I want you to know that all children are special!! God made them that way for a reason. I can remember when my Jennifer, now almost 30, would ask me ” Mom why does everyone stare at me?” and I would simply answer, “because you are one of God’s chosen children”. Later, when she was older, she would she a child with special needs and say” look Mom, there is one of God’s chosen children”. Now that is a lesson everyone should learn. Be strong, and know that God is always with you.

    Charlotte

    • Thank you for the words of encouragement, Charlotte! Yes, I tell her (well, both of them actually) over and over that God makes everyone different, and everyone has special gifts, talents, and abilities. Wouldn’t the world be a boring place if everyone were just alike?!

      ~Jennifer

  2. Carol giese says:

    http://m.youtube.com/#
    Jennifer,
    You have probably seen this. It was very comforting to me when we began to have difficulty w/our son. I remember when I realized our child was “different”.
    Praying for your sweet family,
    Carol

  3. Tammy says:

    I went through that with my son. The early years were so hard. I still have a difficult time when we are around other children his age. What helps me, is to concentrate on the positives. I think about everything that he has accomplished, and how much I love him. It has gotten easier, with age, but the sadness hasn’t totally gone away. I hurt for my child, for how hard things are for him. I also rejoice in the happiness he has brought me, and the joy he finds in the simplest things each day.

  4. Rebecca says:

    Jennifer, I love you and your heart dearly. Your first steps began long before you started the Dir of Special Needs for HSV……they started with you making all of those dreaded phone calls, reaching out, calling, searching…not settling and listening to that small quiet voice of God. We both have children who the world views as different. God created them extra special. Some just have more special needs than others. Thankfully, we are all different. Your little Roo has some hiddent talents…and that is why God made you her Mommy. He knows and knew (long before you or I ever entered this world) that he was going to put her with you and together, you were going to bless eachother and others…through His love and grace. Denial? No…..you’ve been searching. Wanting to accept it? No…not any more than any other mother. Loving and seeking…..that’s where you’ve been…and frustrated at the webs we have to tear down and break through (not walls…walls don’t grow back and stick here and there like webs)….to find the beginning of the answers so we can begin to understand what our NEXT ‘first’ step should be! Push forward, help yourself, your daughter and help others…but, please do not take on more than you can handle. Right now, little Roo needs you….seek HIM first…..Love you!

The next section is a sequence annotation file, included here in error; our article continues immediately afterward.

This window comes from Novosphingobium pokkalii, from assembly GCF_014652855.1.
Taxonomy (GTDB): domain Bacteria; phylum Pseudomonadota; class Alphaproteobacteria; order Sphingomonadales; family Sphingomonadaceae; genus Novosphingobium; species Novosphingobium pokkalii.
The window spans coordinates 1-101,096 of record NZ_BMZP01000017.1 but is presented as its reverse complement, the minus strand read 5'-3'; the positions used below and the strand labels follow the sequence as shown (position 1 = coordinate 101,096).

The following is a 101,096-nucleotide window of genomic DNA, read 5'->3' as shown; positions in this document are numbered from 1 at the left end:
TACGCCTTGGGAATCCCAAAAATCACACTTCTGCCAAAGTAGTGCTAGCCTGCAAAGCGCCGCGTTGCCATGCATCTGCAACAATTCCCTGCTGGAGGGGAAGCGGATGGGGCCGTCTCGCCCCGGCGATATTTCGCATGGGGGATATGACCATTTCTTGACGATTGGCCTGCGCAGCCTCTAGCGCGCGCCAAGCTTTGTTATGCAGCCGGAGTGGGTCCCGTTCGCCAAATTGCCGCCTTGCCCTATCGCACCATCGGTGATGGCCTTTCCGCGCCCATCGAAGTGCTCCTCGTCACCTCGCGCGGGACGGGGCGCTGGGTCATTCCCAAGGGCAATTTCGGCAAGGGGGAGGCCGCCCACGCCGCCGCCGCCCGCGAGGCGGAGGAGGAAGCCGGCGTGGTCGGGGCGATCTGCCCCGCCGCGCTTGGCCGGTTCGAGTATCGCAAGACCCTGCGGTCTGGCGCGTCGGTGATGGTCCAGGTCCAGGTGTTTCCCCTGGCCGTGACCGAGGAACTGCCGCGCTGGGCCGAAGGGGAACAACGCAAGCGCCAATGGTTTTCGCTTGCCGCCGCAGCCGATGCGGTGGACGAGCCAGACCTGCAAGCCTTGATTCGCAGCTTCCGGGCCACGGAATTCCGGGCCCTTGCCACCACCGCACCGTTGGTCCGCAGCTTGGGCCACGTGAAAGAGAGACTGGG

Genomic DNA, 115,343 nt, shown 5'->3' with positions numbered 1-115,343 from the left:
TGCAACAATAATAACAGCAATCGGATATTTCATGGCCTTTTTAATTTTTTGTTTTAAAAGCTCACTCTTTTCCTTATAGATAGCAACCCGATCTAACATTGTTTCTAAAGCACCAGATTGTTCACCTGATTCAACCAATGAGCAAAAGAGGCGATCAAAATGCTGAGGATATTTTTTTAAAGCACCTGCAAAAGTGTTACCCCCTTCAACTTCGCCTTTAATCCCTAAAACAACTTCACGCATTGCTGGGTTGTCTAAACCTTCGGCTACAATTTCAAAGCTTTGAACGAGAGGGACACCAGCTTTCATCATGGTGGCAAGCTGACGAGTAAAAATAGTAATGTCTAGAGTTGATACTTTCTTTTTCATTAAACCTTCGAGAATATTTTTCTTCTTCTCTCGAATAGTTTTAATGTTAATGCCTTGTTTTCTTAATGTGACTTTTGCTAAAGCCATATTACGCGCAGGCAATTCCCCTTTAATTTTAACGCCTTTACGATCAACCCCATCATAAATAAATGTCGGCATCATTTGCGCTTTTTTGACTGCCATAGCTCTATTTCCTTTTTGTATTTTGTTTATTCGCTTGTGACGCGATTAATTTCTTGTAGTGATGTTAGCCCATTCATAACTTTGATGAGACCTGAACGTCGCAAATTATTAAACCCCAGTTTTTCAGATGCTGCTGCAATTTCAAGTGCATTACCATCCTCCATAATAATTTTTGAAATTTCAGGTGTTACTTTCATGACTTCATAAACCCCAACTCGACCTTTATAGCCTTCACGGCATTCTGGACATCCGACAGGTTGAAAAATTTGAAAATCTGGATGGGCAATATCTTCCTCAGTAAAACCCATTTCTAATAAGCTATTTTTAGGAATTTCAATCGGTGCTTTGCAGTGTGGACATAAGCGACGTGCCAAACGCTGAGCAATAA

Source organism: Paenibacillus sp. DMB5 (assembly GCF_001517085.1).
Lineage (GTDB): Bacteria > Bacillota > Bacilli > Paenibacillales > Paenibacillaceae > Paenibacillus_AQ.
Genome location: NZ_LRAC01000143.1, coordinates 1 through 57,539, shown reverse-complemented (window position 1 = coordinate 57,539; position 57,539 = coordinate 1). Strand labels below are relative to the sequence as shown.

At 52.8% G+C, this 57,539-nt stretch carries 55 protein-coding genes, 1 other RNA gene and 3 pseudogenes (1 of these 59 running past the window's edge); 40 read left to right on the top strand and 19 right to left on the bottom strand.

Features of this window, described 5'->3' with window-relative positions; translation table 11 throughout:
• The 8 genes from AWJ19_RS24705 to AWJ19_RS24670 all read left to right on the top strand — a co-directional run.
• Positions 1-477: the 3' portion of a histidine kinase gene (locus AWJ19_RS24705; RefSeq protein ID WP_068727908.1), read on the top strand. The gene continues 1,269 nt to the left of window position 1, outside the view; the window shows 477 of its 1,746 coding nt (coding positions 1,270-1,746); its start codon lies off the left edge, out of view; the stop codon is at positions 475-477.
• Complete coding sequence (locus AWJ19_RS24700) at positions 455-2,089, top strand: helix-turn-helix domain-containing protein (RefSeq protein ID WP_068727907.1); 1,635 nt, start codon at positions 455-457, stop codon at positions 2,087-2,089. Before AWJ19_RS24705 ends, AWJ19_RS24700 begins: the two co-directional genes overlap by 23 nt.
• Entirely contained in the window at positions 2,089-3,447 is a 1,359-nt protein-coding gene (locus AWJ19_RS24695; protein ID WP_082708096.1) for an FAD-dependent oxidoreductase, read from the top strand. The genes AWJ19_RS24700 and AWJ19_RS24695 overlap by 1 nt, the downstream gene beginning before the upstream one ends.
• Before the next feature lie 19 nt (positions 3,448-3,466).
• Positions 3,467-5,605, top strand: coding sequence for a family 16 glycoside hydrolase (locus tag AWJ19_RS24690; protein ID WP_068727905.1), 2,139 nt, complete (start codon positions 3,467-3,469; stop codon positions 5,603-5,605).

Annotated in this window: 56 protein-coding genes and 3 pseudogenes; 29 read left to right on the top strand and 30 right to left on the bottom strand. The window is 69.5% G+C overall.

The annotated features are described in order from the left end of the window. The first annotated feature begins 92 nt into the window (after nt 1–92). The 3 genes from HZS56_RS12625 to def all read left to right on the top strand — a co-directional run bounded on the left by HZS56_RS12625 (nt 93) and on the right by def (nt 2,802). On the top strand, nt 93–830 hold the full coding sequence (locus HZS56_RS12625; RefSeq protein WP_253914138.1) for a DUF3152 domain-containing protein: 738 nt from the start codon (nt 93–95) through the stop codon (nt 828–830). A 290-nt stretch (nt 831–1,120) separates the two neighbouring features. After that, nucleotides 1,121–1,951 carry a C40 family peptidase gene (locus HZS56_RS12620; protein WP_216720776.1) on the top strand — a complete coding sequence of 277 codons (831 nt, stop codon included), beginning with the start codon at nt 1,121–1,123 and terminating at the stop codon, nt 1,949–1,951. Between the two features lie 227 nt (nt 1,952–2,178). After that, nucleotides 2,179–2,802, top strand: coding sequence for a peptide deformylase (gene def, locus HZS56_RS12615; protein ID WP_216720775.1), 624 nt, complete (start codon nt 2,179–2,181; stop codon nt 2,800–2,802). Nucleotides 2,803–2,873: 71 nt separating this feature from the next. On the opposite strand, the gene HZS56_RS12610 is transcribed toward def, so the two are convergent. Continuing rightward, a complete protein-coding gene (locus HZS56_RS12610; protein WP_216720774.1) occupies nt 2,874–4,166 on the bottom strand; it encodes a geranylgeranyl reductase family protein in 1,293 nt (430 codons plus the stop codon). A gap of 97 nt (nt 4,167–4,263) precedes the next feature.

• Rebecca,

      You’re right. The search began long ago. It is only recently that the full impact hit me.

      I often tell myself those very words—that God chose me to be her mother, and He will give me everything I need to parent her well. I am seeking Him with everything in me, and He is answering those prayers in ways so wonderful I couldn’t have imagined them!

      Your sweet comments made me cry (happy tears). You are so special to me. Thank you!

      ~Jennifer

  5. akbutler says:

    I went through the same thing last year with my son – the denial, the confusion – and now working through acceptance since my son’s autism and sensory processing disorder diagnoses. It takes time – don’t rush it and don’t be afraid of those happy tears and the ugly cry. We all do it.